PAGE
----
Editor Note: In Fall 1997, Dr. Raoul Contreras, Director of the Latino Studies Program at Indiana University Northwest (IUN) initiated Lectures in Race & Ethnicity series at IUN. A community outreach initiative of the IUN Department of Minority Studies, each semester the “Lectures” bring the university and Northwest Indiana communities together to address local, national, and international social justice issues and concerns. “Remember the Chicano Moratorium – Celebrating The Historical Legacy of The Chicano Movement” was the inaugural edition of Lectures in Race & Ethnicity.


ood Evening. My talk tonight is about the Chicano Moratorium. I will talk about why the Moratorium is a vital historical and political legacy of the Chicano Movement. To begin, the Chicano Moratorium was an anti-Viet Nam war demonstration and rally held in Los Angeles California on August 29th, 1970. This demonstration and rally brought together 30,000 people; and it was an event of the 1960’s Chicano social movement. . In terms of mass and broad based community participation the Moratorium was probably the largest single event of the Chicano Movement. Some in Chicano Studies have referred to the Moratorium as “the apex” of the Chicano Movement. In my classes I have found this term, “the apex,” useful to introduce my argument about the Moratorium as an important and vital legacy of the Chicano Movement. THE CHICANO MOVEMENT The Chicano Movement?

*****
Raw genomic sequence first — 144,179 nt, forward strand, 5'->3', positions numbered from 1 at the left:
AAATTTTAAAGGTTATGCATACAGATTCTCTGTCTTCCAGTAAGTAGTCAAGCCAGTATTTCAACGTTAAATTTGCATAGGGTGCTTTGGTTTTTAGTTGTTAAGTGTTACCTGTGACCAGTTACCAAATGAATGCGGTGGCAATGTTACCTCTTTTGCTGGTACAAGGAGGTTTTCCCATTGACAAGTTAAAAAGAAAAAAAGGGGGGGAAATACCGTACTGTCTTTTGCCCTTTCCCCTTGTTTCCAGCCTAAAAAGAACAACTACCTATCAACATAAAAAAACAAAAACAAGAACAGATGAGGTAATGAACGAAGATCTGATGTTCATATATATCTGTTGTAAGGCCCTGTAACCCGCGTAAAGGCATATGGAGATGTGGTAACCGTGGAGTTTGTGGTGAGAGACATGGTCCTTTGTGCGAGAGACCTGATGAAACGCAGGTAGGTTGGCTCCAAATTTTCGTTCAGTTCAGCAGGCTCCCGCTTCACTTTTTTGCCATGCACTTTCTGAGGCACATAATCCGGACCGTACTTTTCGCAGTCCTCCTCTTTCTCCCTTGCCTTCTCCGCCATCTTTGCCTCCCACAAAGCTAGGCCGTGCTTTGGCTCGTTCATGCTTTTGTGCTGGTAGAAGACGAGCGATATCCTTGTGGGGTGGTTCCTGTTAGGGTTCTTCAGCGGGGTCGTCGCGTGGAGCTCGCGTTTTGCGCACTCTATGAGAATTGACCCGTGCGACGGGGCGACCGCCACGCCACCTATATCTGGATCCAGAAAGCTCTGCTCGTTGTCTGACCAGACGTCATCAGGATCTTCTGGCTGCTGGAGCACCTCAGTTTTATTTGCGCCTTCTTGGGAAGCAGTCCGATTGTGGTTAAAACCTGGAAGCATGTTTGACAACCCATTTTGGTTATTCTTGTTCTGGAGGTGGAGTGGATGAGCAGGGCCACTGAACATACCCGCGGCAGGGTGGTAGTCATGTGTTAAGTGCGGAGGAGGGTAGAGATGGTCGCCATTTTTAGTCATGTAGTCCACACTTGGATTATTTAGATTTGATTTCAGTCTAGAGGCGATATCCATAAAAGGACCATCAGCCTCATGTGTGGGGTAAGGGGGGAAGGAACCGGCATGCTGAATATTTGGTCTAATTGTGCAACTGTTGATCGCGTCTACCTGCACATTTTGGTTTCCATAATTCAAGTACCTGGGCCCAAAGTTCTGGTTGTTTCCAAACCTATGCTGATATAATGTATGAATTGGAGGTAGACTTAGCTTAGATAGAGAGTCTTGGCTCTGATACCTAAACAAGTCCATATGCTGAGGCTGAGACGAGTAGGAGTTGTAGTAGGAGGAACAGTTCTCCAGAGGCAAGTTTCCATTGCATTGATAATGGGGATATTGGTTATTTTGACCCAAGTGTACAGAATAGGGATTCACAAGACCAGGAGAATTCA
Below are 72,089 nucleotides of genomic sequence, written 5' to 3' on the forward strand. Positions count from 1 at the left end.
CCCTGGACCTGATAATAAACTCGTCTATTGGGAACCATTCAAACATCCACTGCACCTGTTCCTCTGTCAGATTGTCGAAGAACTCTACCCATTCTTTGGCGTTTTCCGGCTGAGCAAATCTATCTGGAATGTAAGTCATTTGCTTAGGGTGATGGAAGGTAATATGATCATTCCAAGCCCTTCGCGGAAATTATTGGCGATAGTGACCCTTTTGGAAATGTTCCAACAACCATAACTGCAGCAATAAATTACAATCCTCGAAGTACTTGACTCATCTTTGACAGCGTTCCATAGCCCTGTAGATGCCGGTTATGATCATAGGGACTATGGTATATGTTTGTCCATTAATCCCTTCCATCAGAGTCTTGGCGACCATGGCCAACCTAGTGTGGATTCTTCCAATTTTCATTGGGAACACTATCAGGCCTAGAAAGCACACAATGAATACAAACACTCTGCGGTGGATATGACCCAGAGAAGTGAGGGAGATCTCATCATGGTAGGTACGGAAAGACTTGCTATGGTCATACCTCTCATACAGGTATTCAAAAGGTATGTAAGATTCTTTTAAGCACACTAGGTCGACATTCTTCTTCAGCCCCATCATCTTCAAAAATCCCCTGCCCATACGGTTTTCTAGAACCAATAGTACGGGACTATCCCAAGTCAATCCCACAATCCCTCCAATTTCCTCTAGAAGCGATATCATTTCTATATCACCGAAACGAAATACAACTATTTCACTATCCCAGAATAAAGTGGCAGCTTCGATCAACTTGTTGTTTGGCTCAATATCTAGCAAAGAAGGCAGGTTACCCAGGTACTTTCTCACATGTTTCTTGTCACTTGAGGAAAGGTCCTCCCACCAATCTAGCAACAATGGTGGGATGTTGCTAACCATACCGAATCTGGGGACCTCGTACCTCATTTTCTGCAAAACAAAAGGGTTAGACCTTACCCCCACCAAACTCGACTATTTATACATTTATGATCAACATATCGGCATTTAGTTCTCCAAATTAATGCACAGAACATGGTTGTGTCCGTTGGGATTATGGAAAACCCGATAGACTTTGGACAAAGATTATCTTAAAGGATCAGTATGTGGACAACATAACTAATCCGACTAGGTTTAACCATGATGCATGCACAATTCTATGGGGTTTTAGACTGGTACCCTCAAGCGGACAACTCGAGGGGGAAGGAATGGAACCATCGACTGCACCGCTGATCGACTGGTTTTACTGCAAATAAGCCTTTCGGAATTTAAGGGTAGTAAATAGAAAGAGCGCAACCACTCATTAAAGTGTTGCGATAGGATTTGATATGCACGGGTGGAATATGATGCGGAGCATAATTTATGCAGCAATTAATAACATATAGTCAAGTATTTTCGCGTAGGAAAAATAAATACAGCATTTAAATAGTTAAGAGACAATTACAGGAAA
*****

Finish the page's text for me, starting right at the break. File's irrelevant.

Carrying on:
cial Equality, Self-Determination, Indigenous Origin,…that directly confronted the dominant (“American”) cultural values and ideas such as Individualism, Materialism, Profit-seeking, and Race. Most importantly, however, the Chicano Movement was organized by and around an idea about “our own history” that directly confronted the dominant myth of American history as “Progress,” “Civilization,” “Manifest Destiny,” and “White Supremacy.” These Movement ideas and values and sense of history, and the “direct action” they sparked, gave rise to a new form of social and political “cultural identity” among movement participants and adherents … it was The Chicano Movement. Structurally, The Chicano Movement’s “loose and informal” organization reflected that it was actually a political formation of multiple social movements. It was many types of social justice oriented “struggles” (protracted campaigns of mass participatory resistance and/or protagonism); and it was many individual singular political social justice oriented events like a march, demonstration, or strike; or a social event like a dance, party, or fiesta or cultural exhibit or perLos Angeles Times Photographic Archive, UCLA Library formance. The Chicano ever, the Movement varied greatly in the Movement was a political educational excharacter of its group discipline and for- perience like a study group, a conference, mality of organizational structure. or a talk like this one tonight. The Chi The Chicano Movement was cano Movement was also personal and more uniformly distinguishable and no- group experiences in “enlightenment” or table for its tactics of direct action, mass “consciousness-raising” such as the depublic demonstration, and institutional velopment of a Chicana feminism (among confrontation; and for the ideas, values, women and men), a “third worldism” (an and beliefs (The Ideology) that directed interracialism and internationalism), an its actions. It was a social movement or- indiginousism, and environmentalism ganized around ideas and values such as among many Chicano Movement adherThe Community, Social Justice and Ra- ents. see “CHICANO” page 8 analytical purposes I will historically demarcate the Movement as 1965-1975. As a “social movement,” the Chicano Movement was a change-oriented political formation that was principally centered in the Southwest region of the U.S.; but it did extend into and significantly impact the Midwest, and other parts of the country as well. In this broad regional and extra-regional sense the Movement was loose and informal in its organizational structure. In its local and specific manifestations, how-